Abu Dhabi-UAE: 27 October, 2013 –The United Nations Economic and Social Commission for Western Asia (UN-ESCWA) and Masdar Institute of Science and Technology today announced they will jointly host an expert group meeting to assess the environmental and economic return from potential investment in carbon capture and storage (CCS) technologies in the ESCWA region.
The expert group meeting (EGM) on CCS which falls within ESCWA's work program for the biennium 2012-2013 will be held from 6-7 November 2013 at Masdar Institute in Abu Dhabi, UAE. The meeting is titled ‘Carbon Capture, Utilization and Storage in ESCWA Member States: Enhancing the Sustainability of the Energy System in a Carbon Constrained Development Context’. Around 50 international experts will join professionals in the region and the CCS research team at Masdar Institute to tackle current important topics and issues in the area of Carbon capture, utilization and storage (CCUS).
Dr. Mohammad Abu Zahra, Assistant Professor - Chemical Engineering, Masdar Institute, explained that the two-day meeting will have three sessions on the first day while the second day’s proceedings will include two sessions that will conclude in a panel discussion. Some of the areas that will be addressed during the first day’s sessions will include ‘CCUS in enhanced hydrocarbon recovery (EHR) – policies and trends in the region’,‘CO2 capture technologies / CCUS infrastructure / large-scale CCUS projects in the region’, and ‘Geological CO2 storage potential in the region’. The second day’s topics will include ‘Building CCUS capacity in the region: academic, public and private contributions in advancing CCUS R&D’, and ‘CCUS legal and regulatory frameworks in the region: CO2 oversight / monitoring, measurement and verification’. The concluding panel discussion will focus on the viability of CCUS options and the way forward in the ESCWA region.
Dr. Fred Moavenzadeh, President, Masdar Institute, said: “The hosting of the EGM in Abu Dhabi illustrates the global importance of the UAE in addressing sustainability challenges. The Masdar initiative, Masdar’s implementation of renewable energy projects across the world and Masdar Institute’s remarkable contribution to human capital development have made Abu Dhabi a hub for future energy. We hope the discussions at the meeting will generate further interest among the stakeholders towards increasing projects collaboration, demonstration activities and investments in carbon capture technologies.”
Ms. Roula Majdalani, Director, Sustainable Development and Productivity Division, UN-ESCWA, said: “The latest Intergovernmental Panel on Climate Change (IPCC) Fifth Assessment Report which was released this year noted that it is extremely likely that human influence has been the dominant cause of the observed warming since the mid-20th century. To avert further disruption to the climate system and prevent irreversible damage to our environment substantial and sustained reductions of greenhouse gas emissions must be pursued globally. While noting the international conventions and notably the principle of common but differentiated responsibilities, carbon capture, utilization and storage technologies (CCUS) are tools by which atmospheric carbon emissions can be reduced for the long-term benefit of humanity. The experts gathering for the UN ESCWA workshop at Masdar Institute in Abu Dhabi will focus on assessing the potential benefits the region can achieve environmentally and economically by adopting and deploying CCUS. We hope the discussions will bring crucially important issues to the fore and encourage public and private investors to explore this area.”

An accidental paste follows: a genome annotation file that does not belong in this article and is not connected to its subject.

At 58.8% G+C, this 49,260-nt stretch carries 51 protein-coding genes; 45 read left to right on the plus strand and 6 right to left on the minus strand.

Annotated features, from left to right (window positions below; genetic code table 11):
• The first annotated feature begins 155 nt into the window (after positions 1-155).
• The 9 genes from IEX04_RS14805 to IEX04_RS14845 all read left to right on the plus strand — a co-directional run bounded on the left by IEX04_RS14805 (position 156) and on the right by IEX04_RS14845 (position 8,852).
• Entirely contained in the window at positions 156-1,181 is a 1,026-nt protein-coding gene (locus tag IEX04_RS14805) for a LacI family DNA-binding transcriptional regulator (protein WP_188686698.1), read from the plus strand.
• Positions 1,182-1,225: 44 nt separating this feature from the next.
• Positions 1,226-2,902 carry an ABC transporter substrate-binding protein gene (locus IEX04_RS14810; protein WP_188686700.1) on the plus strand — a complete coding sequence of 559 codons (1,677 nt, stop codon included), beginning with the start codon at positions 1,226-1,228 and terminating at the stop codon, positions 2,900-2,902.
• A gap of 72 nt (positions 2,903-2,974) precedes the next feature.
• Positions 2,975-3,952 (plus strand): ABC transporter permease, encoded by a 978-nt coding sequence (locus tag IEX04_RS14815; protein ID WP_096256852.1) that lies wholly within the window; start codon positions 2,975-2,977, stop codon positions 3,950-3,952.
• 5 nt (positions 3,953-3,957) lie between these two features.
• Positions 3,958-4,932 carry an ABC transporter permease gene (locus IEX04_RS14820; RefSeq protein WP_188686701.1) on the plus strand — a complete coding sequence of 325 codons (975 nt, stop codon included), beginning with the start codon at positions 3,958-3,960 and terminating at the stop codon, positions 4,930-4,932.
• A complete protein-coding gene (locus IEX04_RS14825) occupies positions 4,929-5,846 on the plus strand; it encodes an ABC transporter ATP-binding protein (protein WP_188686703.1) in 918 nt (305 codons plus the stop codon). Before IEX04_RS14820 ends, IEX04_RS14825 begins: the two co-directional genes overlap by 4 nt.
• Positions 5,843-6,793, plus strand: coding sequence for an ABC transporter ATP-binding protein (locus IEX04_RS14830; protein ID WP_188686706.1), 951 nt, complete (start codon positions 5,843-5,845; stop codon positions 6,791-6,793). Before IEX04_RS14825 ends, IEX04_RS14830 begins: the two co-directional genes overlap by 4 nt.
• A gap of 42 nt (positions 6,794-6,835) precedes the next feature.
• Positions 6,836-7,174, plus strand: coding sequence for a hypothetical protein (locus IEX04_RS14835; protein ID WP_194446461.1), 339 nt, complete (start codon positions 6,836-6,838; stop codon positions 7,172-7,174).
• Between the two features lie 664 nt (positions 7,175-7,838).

Scientists are already worried by the atmospheric concentration of carbon dioxide that has passed the 400 parts per million mark – something the earth has not experienced in several million years. According to the Energy Information Administration (EIA), currently the world spews a little less than 35 billion metric tons of carbon dioxide gas into the atmosphere every year. Nearly one fourth of this comes from burning coal, oil and natural gas for electricity and heat while another 20% is generated from large-scale industrial activity, including chemical, metal and mineral processing.
By 2040, global energy-related carbon dioxide emissions are expected to reach 45 billion metric tons. This amounts to almost 200 times the amount of CO2 naturally released by all of the planet's land-based and undersea volcanoes combined in any given year. Such global trends offer a glimpse of the need to shore up resources and develop technologies that can handle alarming levels of CO2 emissions. The workshop at Masdar Institute in Abu Dhabi will seek to highlight the need to secure the earth against emissions especially through CCUS-related technologies which may benefit the world community.
Masdar Institute of Science and Technology is an independent, research-driven graduate-level university focused on advanced energy and sustainable technologies. Serving as a key pillar of innovation and human capital, Masdar Institute remains fundamental to Masdar’s core objectives of developing Abu Dhabi’s knowledge economy and finding solutions to humanity’s toughest challenges such as climate change.
Established as an on-going collaboration with the Massachusetts Institute of Technology (MIT), Masdar Institute integrates theory and practice to incubate a culture of innovation and entrepreneurship, working to develop the critical thinkers and leaders of tomorrow. With its world-class faculty and top-tier students, the Institute is committed to finding solutions to the challenges of clean energy and climate change through education and research.